Provost updates campus on operating budget
The University of Waterloo's Board of Governors approved the institution's 2019/2020 Operating Budget at its meeting on Tuesday, and Vice-President, Academic & Provost Jim Rush has circulated a memo to faculty and staff outlining the development of the budget.
"I have shared a series of updates over the last few months offering guidance on the responsible and efficient stewardship of University resources, as well as an update on the Government of Ontario’s announcement to reduce the cost of domestic tuition for university students by 10 per cent in 2019/20 and to freeze domestic tuition for 2020/2021," the provost writes. "This tuition roll-back represents a significant reduction in our projected operating income in the coming years. While we are able to leverage the University’s position of sound financial management and reallocate some University Fund monies to ongoing unit budgets to help us buffer some of the immediate impact of the tuition changes, we need to adopt some additional measures to bridge a remaining $10 million gap between our projected revenues and expenditures for 2019/2020."
"This budget includes the first step in a two-year approach to permanently eliminate the $10 million funding gap," the provost's memo continues. "Executive Council members are fully aware of the proposed measures and indeed have begun planning their unit budgets based on this information."
The budget requires Academic Support Units, Faculties and Ancillary Enterprises to make the following changes:
- Academic Support Units will reduce their ongoing budgets by three per cent in 2019/20; subject to certain exceptions (including student-funded and co-funded services, scholarships and student aid, and library acquisitions). Department heads and managers are encouraged to find cost savings in the non-salary portions of their budgets and through return of open positions. The Deputy Provost and Associate Vice-President Integrated Planning and Budgeting is working with Executive Council members in planning their 2019/2020 budgets to this end.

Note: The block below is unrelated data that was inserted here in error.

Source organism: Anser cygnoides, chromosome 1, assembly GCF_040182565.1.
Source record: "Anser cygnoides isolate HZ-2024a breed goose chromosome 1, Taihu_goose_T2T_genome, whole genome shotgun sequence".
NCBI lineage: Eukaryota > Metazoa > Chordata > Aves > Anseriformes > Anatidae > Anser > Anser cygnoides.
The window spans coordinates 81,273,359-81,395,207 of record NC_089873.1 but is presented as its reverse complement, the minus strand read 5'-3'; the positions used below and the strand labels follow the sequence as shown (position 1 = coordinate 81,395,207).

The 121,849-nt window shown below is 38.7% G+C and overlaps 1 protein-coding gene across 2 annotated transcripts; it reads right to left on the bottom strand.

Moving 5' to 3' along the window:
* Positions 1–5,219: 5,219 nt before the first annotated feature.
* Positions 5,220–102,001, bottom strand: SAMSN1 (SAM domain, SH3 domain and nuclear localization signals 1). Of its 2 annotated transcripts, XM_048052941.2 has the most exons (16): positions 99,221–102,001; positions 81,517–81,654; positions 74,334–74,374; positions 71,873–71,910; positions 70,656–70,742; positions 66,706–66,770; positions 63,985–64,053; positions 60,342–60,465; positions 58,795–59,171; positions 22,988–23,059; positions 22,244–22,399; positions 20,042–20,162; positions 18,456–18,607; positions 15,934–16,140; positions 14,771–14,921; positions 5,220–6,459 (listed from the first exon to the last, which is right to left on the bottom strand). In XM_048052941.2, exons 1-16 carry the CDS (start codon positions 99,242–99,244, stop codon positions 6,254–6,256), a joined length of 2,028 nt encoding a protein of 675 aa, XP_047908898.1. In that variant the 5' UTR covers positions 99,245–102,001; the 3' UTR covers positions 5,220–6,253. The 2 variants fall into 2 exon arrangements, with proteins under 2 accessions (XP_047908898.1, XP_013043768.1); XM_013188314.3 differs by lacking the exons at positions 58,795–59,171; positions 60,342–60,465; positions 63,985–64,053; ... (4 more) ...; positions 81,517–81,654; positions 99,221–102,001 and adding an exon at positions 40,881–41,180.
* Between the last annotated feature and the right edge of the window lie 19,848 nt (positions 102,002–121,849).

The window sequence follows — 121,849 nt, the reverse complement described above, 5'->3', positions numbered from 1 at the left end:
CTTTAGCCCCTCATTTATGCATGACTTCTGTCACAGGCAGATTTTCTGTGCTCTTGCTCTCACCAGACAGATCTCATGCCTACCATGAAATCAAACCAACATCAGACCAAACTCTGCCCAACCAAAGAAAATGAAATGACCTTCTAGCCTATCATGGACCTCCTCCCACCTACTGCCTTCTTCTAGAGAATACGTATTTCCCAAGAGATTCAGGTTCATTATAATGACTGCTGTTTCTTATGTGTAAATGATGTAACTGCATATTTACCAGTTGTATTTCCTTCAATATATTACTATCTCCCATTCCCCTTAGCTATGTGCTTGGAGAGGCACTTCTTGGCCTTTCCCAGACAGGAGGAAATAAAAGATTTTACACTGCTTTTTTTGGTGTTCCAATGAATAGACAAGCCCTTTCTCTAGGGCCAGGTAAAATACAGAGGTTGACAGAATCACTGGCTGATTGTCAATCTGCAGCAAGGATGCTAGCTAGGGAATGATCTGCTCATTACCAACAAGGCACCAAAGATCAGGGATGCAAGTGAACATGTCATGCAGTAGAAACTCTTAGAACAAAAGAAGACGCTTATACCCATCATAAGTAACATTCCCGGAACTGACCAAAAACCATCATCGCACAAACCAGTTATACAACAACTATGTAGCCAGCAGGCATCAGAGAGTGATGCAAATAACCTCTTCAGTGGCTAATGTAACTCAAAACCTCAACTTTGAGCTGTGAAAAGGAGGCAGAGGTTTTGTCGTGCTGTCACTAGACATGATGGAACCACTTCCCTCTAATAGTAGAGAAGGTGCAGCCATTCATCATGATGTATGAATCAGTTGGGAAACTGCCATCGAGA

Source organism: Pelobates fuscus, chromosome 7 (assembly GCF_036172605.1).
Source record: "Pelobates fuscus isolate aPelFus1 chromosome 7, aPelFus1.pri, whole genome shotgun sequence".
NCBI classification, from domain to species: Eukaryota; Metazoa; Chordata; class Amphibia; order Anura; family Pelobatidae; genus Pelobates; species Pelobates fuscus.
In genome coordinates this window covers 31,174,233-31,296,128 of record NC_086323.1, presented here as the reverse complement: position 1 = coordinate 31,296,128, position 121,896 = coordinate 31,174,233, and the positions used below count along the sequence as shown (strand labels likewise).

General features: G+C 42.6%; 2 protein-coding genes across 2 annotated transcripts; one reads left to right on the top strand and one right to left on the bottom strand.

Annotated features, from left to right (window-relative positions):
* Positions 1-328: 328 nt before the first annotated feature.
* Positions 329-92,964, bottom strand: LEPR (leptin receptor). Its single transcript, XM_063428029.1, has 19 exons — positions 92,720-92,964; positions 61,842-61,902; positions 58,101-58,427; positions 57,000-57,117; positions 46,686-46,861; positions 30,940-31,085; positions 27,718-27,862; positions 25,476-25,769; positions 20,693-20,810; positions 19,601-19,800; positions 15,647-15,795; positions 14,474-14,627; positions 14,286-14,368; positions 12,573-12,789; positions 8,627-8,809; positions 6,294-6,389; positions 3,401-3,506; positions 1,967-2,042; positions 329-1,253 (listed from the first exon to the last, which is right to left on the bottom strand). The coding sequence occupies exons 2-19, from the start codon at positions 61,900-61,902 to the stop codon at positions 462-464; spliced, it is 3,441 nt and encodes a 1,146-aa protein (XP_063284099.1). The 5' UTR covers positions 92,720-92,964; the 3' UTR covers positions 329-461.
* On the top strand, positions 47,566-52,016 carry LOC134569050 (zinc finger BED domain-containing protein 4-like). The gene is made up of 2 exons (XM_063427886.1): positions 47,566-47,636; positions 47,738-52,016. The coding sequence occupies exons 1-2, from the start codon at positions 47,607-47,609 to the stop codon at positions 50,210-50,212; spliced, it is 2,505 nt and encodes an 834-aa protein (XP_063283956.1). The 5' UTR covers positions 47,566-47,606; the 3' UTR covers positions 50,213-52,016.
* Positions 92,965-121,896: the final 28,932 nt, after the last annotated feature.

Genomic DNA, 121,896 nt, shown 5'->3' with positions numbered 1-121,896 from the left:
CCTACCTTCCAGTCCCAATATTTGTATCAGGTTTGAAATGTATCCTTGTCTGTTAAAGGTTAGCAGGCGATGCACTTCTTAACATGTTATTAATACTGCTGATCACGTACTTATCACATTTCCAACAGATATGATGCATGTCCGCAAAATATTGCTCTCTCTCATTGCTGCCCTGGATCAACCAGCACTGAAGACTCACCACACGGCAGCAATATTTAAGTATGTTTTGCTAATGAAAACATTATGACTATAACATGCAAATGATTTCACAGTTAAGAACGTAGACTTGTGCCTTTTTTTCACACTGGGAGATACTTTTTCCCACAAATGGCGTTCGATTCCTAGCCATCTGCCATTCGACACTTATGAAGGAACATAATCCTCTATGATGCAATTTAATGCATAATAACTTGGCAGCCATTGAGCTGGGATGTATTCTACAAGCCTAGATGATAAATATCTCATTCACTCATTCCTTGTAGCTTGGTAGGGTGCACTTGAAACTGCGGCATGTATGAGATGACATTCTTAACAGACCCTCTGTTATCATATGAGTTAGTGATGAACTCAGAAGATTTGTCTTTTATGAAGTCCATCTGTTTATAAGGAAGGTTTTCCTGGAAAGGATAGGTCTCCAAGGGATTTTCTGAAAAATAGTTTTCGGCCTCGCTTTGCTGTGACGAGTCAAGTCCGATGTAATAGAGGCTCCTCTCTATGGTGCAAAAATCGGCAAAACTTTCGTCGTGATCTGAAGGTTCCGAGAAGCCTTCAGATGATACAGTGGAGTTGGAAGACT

- Faculties will make a one-time contribution equal to one percent of their ongoing budgets, by returning unspent resources available in their recent available budgets, to help fund the deficit in 2019/20. It is important to note that in this budget model, faculties carry the majority of revenue and expenditure risk and thus the contribution to deficit reduction from faculties takes this into account.
- Ancillary enterprises will contribute additional cost recoveries to the operating budget on an ongoing basis beginning in 2019/2020.
"These measures will reduce the unfunded deficit to approximately $1 million in 2019/20 – an amount I believe is manageable in the short term – and I will resolve this through appropriations or a one-time contribution in 2019/20," the provost writes. "With these changes implemented, our current budget models project an ongoing gap (also referred to as a structural deficit) of $4.5 million at the beginning of 2020/2021 that we will continue to assess and will plan for other ongoing measures to eliminate this in 2020/2021 as necessary."
"The 2019-20 budget fully accounts for our commitments to existing salary agreements with faculty members, staff members, and CUPE employees. 2019/20 is the second year of a three-year agreement with each employee group."
"Additionally, the University continues to support needs- and merit-based financial aid for students; committing to $54 million in student aid in 2019/20. Furthermore, we are committed to building up and maintaining the University Fund to resource and support current priorities and the goals of our 2020-2025 Strategic Plan."
"I will continue to update our University community as appropriate," the provost's memo concludes. "Thank you for your valued contributions to the University."
Staff work-travel application deadlines approaching
Waterloo offers two great opportunities for staff to further their professional development through idea-exchange and learning alongside counterparts at other universities, colleges, research institutions or industry-partner organizations. Attend an upcoming information session, read about the experiences of past winners and be sure to get your application in by the May deadline.
Staff International Experience Fund (SIEF)
In 2018, Monica Vesely, an instructional developer for the Centre for Teaching Excellence, traveled to the United Kingdom and the Netherlands to learn more about orientation and training for incoming instructors at institutions that have a large number of international faculty and students.
- Attend the SIEF Information session on Tuesday April 16.